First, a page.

In order to maintain a consistent image across the university, it is important to have everything produced on brand. This doesn’t just include physical and digital marketing items; every story and touchpoint should radiate from our core brand essence.
The new brand identity aligns itself closer to the RIT collegiate system. The colors are in the same family. We have also extended the athletics brand system to add a friendly tiger that may be used for spirit purposes such as swag and merchandise.
Beginning January 2019 all materials printed will be using the new RIT logo. However, to maintain our sustainability efforts and to prevent waste, please do not discard of stationery or other materials that were developed with the previous brand elements. You may use what you have before ordering new stock with the updated logo(s).
Yes. We are all brand champions, and it is about weaving the brand into everything we say, do, and develop. Anything that represents the university needs to abide by these guidelines to ensure a consistent look and feel for RIT.
RIT Marketing and Communications has purchased licenses for approved staff. If you are a designer, you may be eligible to get a license for your machine. For questions in regards to font usage and how to apply for a license, please contact your marketing/communications representative or email email@example.com.
Alternate fonts to use are Arial and Georgia, which are within the same family as the new fonts. These fonts can be found on most computers and are free.
You can get the lockup of RIT and the name of your entity. By using the RIT logo along with your department name, you strengthen the value of the brand and elevate the reputation of your college or department. Having multiple competing symbols and marks creates confusion not only internally but externally as well.
For years RIT has had a splintered brand with all the different variations of logos across the university. There are many ways you can have your own identity without creating a unique logo, such as using approved graphics, colors, or typography to give yourself your own identity while staying true to the RIT brand. You can work with your marketing/communications representative or with our team to figure out a creative solution that does not require a logo but can still help achieve your goals.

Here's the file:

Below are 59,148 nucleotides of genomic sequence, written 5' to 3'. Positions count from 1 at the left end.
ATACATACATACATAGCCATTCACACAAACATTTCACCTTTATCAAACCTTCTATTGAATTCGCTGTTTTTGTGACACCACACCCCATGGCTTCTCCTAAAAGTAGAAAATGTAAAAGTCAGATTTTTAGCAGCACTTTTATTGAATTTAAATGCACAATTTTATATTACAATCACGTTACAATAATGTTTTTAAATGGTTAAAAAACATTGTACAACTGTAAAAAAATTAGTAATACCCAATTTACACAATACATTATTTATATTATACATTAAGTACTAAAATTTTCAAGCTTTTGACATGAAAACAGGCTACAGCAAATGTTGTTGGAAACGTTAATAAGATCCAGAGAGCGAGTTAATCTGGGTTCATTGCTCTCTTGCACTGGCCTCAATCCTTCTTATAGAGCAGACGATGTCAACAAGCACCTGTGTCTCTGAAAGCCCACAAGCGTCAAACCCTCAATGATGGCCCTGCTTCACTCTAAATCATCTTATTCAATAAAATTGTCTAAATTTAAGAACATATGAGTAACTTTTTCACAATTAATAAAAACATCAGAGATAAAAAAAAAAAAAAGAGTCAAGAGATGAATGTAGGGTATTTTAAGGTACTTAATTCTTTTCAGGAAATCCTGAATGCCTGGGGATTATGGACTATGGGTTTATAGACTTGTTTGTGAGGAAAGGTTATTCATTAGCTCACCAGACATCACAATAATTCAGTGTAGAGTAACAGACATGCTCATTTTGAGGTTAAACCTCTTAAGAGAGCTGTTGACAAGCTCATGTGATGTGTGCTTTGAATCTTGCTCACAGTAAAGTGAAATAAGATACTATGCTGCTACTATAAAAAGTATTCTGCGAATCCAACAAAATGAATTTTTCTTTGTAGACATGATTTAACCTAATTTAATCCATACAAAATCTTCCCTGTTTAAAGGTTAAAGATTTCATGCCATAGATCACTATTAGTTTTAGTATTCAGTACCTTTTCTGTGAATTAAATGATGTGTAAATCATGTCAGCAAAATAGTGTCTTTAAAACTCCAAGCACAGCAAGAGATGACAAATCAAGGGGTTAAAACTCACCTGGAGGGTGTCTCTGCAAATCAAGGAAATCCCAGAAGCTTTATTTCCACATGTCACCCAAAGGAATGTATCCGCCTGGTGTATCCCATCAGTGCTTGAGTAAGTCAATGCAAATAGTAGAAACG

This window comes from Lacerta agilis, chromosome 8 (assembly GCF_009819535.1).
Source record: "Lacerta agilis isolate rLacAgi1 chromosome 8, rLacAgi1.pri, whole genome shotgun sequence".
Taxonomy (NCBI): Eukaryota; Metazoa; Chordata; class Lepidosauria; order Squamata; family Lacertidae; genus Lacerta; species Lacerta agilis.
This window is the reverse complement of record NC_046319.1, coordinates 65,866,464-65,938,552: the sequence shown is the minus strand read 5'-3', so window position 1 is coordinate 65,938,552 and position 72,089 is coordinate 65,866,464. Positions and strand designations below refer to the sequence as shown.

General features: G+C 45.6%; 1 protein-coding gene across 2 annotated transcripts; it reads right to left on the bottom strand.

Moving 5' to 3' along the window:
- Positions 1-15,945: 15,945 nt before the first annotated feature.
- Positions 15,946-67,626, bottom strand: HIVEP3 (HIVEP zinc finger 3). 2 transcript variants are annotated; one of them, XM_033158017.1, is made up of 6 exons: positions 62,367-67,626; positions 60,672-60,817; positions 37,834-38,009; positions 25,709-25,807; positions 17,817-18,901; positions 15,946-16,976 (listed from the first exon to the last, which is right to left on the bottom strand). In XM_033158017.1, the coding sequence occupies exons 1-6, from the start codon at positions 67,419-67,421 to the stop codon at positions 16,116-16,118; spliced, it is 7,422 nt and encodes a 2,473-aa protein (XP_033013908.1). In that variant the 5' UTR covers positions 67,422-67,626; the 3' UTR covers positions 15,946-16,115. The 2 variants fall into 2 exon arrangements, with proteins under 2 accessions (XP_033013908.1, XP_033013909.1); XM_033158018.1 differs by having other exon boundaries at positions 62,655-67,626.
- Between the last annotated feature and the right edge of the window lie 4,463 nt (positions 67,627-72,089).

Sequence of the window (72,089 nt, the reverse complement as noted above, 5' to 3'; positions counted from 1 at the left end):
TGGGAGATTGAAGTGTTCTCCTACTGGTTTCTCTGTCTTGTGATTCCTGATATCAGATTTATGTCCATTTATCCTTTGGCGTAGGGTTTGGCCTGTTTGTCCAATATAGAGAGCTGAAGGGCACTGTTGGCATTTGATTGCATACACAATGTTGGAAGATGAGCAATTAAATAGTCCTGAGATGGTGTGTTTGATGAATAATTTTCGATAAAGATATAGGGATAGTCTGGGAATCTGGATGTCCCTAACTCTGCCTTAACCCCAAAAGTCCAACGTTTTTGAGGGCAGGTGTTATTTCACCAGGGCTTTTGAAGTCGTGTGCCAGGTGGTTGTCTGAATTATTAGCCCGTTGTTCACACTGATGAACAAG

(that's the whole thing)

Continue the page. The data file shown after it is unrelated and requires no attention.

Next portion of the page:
Every academic, administrative, or student organization is not required to submit their creative for approval. However, we encourage you to get in touch with your marketing/communications representative or send us a sample to make sure usage of the brand is appropriate—especially if the materials are going outside of the university.
First, if you have reams of paper, stacks of business cards and other items with current logo on them, please use them up before purchasing new pieces. Building names, permanent structures with your name (think etched glass) on them do not have to be changed.
By the end of January, please update logos on social media accounts (templates can be found in the toolkit section of this portal) and all printed materials with the new lock-ups provided to your marketing contact. In addition, if there is a need to order new materials, please ensure the new lock-up for your college, school, department, division or office is being utilized.
If you don’t have a marketing contact or have additional questions, please contact firstname.lastname@example.org and we’d be happy to help.
We have created a page that provides contact information for all colleges and divisions across campus. Should you need marketing help with a specific college or division, please refer to this page for the appropriate representative.
Please refer to our social media graphics page which provides examples on how to use the new brand on your social media platforms. Should you have social media specific questions, please contact email@example.com
Utilizing a licensed vendor ensures that the materials printed are on brand. It is important to use a University approved supplier for all promotional materials if possible. You can reach out to Jessica Hishman in Procurement Services or review the list.
You can reach out to your marketing/communications representative or contact firstname.lastname@example.org to ask any brand question you may have.